Royal Opera House cuts ties with BP: other cultural institutions in Europe play catch-up

The Royal Opera House interior
The Royal Opera House interior Copyright AFP
Copyright AFP
By Jonny Walfisz
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British cultural institutions are all jumping to drop associations with oil money. How do other European museums compare?


The UK’s Royal Opera House has cut financial ties with BP. The oil giant’s sponsorship of the opera house lasted 33 years, as many other cultural venues cut their ties with big oil.

“We are grateful to BP for their sponsorship over 33 years which has enabled thousands around the country to see free opera and ballet through our BP Big Screens,” a spokesperson for ROH said.

BP has sponsored the ROH since 1988, but funding was not renewed beyond December 2022 after the end of the most recent contract. The decision is no doubt a result of climate crisis campaigners who have highlighted the attempts by oil companies to artwash their polluting impact through the good PR of cultural institutions.

Both the UK’s National Portrait Gallery and the Royal Shakespeare Company cut their ties with BP in recent years. The Tate galleries, National Gallery, National Theatre, and BFI also severed their BP sponsorship in the last decade.

Still standing beside their BP sponsorship is London’s British Museum. The British Museum dropped the controversial Sackler name from its galleries last year because of the family’s role in creating the opioid crisis in America through its development of OxyContin. Yet, the British Museum has stood by its BP sponsorship for now.

The Science Museum has also remained with its controversial oil giant sponsor, Shell. Though the money from the companies no doubt goes a long way to funding the exhibitions put on show, the Science and British museums will both be under increasing pressure as other London institutions sever ties with artwashing sponsorship programmes.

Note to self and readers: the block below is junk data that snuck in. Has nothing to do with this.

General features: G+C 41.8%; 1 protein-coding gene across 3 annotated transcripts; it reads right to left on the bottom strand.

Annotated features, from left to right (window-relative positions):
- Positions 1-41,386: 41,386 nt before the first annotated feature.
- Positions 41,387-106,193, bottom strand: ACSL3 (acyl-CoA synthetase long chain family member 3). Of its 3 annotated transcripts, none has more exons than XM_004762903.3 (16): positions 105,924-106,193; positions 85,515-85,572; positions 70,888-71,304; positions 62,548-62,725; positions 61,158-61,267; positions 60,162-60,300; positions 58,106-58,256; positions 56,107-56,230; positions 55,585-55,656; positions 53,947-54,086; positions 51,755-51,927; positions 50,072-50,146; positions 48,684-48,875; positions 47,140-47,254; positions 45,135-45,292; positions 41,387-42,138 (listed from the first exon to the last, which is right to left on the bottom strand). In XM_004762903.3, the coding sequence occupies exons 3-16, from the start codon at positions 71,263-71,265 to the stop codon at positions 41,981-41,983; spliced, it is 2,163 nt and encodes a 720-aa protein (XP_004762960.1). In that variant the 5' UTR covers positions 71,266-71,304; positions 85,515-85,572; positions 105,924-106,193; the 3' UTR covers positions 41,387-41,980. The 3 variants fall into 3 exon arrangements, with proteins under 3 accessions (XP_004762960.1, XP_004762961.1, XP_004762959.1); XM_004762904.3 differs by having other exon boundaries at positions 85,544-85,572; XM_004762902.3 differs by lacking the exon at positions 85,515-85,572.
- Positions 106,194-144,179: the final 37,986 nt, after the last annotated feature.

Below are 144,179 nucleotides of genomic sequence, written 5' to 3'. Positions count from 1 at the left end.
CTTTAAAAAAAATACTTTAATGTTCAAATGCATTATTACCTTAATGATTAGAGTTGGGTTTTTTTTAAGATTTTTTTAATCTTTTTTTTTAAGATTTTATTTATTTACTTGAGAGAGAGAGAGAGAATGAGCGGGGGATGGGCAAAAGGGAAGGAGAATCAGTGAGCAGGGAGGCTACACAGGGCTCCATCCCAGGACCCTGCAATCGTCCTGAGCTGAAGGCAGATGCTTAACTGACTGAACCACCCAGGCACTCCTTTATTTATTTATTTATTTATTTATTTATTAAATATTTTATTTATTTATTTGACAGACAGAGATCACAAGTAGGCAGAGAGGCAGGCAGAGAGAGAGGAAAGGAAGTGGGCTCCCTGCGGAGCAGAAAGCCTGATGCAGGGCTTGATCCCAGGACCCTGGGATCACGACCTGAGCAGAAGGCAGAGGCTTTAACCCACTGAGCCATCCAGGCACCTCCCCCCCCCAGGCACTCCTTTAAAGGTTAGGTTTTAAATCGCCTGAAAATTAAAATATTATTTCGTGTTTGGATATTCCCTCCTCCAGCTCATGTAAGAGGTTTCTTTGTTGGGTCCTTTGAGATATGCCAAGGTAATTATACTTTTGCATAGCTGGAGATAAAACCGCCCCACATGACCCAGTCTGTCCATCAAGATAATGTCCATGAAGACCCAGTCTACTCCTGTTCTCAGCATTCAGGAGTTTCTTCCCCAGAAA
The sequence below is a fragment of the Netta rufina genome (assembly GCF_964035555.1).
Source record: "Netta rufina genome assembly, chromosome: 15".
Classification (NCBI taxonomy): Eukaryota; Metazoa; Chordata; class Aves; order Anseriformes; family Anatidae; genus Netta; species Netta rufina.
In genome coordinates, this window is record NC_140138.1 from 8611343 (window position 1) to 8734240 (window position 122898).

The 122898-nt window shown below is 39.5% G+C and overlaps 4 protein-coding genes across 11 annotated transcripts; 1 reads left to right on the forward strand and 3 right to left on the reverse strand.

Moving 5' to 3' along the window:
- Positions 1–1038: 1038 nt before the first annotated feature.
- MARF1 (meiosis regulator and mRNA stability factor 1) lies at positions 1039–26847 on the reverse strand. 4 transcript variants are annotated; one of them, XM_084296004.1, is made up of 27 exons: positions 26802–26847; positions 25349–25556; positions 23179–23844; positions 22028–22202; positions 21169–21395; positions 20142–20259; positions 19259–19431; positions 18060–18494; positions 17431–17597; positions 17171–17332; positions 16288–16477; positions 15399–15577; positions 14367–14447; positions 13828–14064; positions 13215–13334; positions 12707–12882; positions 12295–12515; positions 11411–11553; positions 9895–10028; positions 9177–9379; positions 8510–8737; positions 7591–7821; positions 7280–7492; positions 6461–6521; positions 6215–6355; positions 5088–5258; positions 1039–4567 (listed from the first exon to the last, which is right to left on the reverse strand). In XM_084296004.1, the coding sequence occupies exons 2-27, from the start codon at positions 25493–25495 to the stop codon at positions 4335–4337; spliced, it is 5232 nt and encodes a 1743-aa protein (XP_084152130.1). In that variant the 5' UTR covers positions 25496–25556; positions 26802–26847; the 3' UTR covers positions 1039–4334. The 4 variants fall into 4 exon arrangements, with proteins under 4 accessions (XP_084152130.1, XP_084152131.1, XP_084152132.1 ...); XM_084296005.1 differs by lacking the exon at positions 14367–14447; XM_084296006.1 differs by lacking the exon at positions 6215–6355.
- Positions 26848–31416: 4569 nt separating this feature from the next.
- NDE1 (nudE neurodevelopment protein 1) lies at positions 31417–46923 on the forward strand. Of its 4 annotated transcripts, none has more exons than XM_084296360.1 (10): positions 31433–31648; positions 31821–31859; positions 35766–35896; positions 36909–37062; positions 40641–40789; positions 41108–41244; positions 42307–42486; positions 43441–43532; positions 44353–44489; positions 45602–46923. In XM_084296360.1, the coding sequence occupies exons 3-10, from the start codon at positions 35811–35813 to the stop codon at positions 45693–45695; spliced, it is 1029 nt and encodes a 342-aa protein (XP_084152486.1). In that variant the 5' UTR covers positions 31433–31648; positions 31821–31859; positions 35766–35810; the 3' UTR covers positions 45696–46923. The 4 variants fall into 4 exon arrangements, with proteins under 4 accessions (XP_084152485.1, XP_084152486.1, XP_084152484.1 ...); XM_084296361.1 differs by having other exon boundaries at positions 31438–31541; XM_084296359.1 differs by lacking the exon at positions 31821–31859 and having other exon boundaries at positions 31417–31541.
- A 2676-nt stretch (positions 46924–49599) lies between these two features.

Fighting oil sponsorship in the Netherlands

The Rijksmuseum at the top of Amsterdam's MuseumpleinCanva

In the Netherlands, two major museums ended their oil sponsorship deals in 2018. The Van Gogh Museum in Amsterdam and the Mauritshuis in The Hague both separated from deals with Shell after 18 years and six years respectively.

In the central museum area of Amsterdam, Museumplein, all the major organisations have now separated from Shell sponsorship deals, including music venue Concertgebouw, the Rijksmuseum and Stedelijk Museum. The Rijksmuseum also dropped ties to Saudi oil conglomerate Aramco in 2017

France’s dirty deals and a Spanish exception

France’s most famous museum, the Louvre, is one of the biggest European institutions to benefit from oil money. France accepted €17 million from the Saudi government towards the Louvre. The museum also accepts sponsorship by French oil giant TotalEnergies.

Climate activists have made their displeasure know for the association between the Louvre and oil money. Protests have been staged in both 2017 and 2018, specifically against the Total deal and its destruction of Canadian ecology.

The Louvre in ParisCanva

Spain’s most famous museum is probably the Prado in Madrid. Holding masterpieces like Picasso’s ‘Geurnica’, it also associates with energy company Iberdrola. The museum has had a partnership with Iberdrola since 2010 and both the museum and the company tout its renewable credentials.

Iberdrola did decommission its last coal-fired power stations in 2017 and does invest large sums in renewable energies, pledging to be carbon neutral in Europe by 2030, the company is not entirely free of polluting energy sources.

The Spanish company has built gas-fired power stations in Mexico since 2019. One of Iberdrola’s largest single stakeholders is Qatar Investment Authority, the sovereign wealth fund of Qatar, as well as a part owner of polluting organisations like Heathrow Airport in London.

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